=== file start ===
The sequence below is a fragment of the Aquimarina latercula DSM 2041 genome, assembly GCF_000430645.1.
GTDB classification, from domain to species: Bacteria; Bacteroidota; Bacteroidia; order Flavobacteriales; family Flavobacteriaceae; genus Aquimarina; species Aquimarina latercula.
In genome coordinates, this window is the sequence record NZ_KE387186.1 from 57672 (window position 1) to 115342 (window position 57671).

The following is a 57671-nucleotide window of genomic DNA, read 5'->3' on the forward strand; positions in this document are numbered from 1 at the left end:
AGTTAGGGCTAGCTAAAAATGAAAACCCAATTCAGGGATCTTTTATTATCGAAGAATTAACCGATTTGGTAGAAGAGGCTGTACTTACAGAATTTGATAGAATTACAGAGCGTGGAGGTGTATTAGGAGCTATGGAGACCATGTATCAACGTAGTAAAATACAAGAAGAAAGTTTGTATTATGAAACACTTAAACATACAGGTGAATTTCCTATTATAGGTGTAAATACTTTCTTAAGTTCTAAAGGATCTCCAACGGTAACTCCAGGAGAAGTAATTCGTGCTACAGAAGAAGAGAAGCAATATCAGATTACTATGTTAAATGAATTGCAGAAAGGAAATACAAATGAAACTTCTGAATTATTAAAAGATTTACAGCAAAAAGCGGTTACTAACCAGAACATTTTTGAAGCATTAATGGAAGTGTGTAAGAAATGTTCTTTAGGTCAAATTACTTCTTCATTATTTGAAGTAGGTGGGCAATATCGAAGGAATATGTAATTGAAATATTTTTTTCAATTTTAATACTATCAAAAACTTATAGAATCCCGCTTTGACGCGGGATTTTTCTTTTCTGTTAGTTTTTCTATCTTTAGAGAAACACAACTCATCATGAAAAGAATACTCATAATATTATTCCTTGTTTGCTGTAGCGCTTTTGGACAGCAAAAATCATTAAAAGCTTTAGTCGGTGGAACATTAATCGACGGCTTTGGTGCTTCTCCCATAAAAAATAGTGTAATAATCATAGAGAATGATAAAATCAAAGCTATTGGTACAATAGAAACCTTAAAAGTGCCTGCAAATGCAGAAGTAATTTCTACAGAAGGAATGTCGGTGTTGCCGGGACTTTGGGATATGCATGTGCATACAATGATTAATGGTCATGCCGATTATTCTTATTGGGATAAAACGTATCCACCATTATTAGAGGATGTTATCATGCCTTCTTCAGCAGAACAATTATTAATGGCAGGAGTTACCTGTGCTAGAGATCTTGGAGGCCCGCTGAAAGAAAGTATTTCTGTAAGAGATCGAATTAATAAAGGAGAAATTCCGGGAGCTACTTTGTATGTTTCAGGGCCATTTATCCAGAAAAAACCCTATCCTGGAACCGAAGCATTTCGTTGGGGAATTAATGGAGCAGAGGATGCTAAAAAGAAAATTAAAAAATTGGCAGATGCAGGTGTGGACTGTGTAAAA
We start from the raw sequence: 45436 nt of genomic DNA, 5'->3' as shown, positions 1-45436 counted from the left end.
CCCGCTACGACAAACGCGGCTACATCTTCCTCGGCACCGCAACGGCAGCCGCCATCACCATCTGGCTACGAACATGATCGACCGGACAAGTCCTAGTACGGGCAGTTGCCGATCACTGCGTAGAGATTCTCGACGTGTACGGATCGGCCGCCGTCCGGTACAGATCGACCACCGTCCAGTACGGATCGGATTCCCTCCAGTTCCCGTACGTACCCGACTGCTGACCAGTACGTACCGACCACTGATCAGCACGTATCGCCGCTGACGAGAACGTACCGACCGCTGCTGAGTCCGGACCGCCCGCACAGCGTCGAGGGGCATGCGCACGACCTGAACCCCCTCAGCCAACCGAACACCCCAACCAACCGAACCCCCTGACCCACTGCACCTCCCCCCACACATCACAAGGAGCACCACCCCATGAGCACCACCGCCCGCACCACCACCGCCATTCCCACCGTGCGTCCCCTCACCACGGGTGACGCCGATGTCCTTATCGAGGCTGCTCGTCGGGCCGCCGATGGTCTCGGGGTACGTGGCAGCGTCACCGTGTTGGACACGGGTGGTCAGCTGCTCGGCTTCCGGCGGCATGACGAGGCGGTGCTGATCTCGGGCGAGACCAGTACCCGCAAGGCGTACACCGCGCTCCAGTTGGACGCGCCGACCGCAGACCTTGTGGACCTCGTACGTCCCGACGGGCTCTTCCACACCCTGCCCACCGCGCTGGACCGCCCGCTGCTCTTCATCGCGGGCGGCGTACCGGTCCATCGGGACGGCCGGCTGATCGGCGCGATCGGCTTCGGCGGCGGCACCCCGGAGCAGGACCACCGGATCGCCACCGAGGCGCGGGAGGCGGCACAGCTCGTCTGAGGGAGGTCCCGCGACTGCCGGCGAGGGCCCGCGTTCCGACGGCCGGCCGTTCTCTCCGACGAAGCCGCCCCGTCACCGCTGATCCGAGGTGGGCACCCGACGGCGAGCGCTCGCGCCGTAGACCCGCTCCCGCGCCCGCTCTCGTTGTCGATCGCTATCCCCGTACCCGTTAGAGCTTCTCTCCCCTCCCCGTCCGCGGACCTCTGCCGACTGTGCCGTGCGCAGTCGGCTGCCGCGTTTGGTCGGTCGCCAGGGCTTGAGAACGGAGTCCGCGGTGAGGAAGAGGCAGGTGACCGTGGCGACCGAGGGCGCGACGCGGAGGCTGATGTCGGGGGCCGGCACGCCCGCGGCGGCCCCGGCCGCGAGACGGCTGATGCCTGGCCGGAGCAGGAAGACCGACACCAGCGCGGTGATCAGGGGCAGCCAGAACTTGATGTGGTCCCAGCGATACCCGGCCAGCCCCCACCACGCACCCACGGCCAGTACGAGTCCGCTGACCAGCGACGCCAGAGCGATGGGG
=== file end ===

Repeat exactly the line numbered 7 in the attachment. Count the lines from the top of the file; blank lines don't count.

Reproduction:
CCCGCTACGACAAACGCGGCTACATCTTCCTCGGCACCGCAACGGCAGCCGCCATCACCATCTGGCTACGAACATGATCGACCGGACAAGTCCTAGTACGGGCAGTTGCCGATCACTGCGTAGAGATTCTCGACGTGTACGGATCGGCCGCCGTCCGGTACAGATCGACCACCGTCCAGTACGGATCGGATTCCCTCCAGTTCCCGTACGTACCCGACTGCTGACCAGTACGTACCGACCACTGATCAGCACGTATCGCCGCTGACGAGAACGTACCGACCGCTGCTGAGTCCGGACCGCCCGCACAGCGTCGAGGGGCATGCGCACGACCTGAACCCCCTCAGCCAACCGAACACCCCAACCAACCGAACCCCCTGACCCACTGCACCTCCCCCCACACATCACAAGGAGCACCACCCCATGAGCACCACCGCCCGCACCACCACCGCCATTCCCACCGTGCGTCCCCTCACCACGGGTGACGCCGATGTCCTTATCGAGGCTGCTCGTCGGGCCGCCGATGGTCTCGGGGTACGTGGCAGCGTCACCGTGTTGGACACGGGTGGTCAGCTGCTCGGCTTCCGGCGGCATGACGAGGCGGTGCTGATCTCGGGCGAGACCAGTACCCGCAAGGCGTACACCGCGCTCCAGTTGGACGCGCCGACCGCAGACCTTGTGGACCTCGTACGTCCCGACGGGCTCTTCCACACCCTGCCCACCGCGCTGGACCGCCCGCTGCTCTTCATCGCGGGCGGCGTACCGGTCCATCGGGACGGCCGGCTGATCGGCGCGATCGGCTTCGGCGGCGGCACCCCGGAGCAGGACCACCGGATCGCCACCGAGGCGCGGGAGGCGGCACAGCTCGTCTGAGGGAGGTCCCGCGACTGCCGGCGAGGGCCCGCGTTCCGACGGCCGGCCGTTCTCTCCGACGAAGCCGCCCCGTCACCGCTGATCCGAGGTGGGCACCCGACGGCGAGCGCTCGCGCCGTAGACCCGCTCCCGCGCCCGCTCTCGTTGTCGATCGCTATCCCCGTACCCGTTAGAGCTTCTCTCCCCTCCCCGTCCGCGGACCTCTGCCGACTGTGCCGTGCGCAGTCGGCTGCCGCGTTTGGTCGGTCGCCAGGGCTTGAGAACGGAGTCCGCGGTGAGGAAGAGGCAGGTGACCGTGGCGACCGAGGGCGCGACGCGGAGGCTGATGTCGGGGGCCGGCACGCCCGCGGCGGCCCCGGCCGCGAGACGGCTGATGCCTGGCCGGAGCAGGAAGACCGACACCAGCGCGGTGATCAGGGGCAGCCAGAACTTGATGTGGTCCCAGCGATACCCGGCCAGCCCCCACCACGCACCCACGGCCAGTACGAGTCCGCTGACCAGCGACGCCAGAGCGATGGGG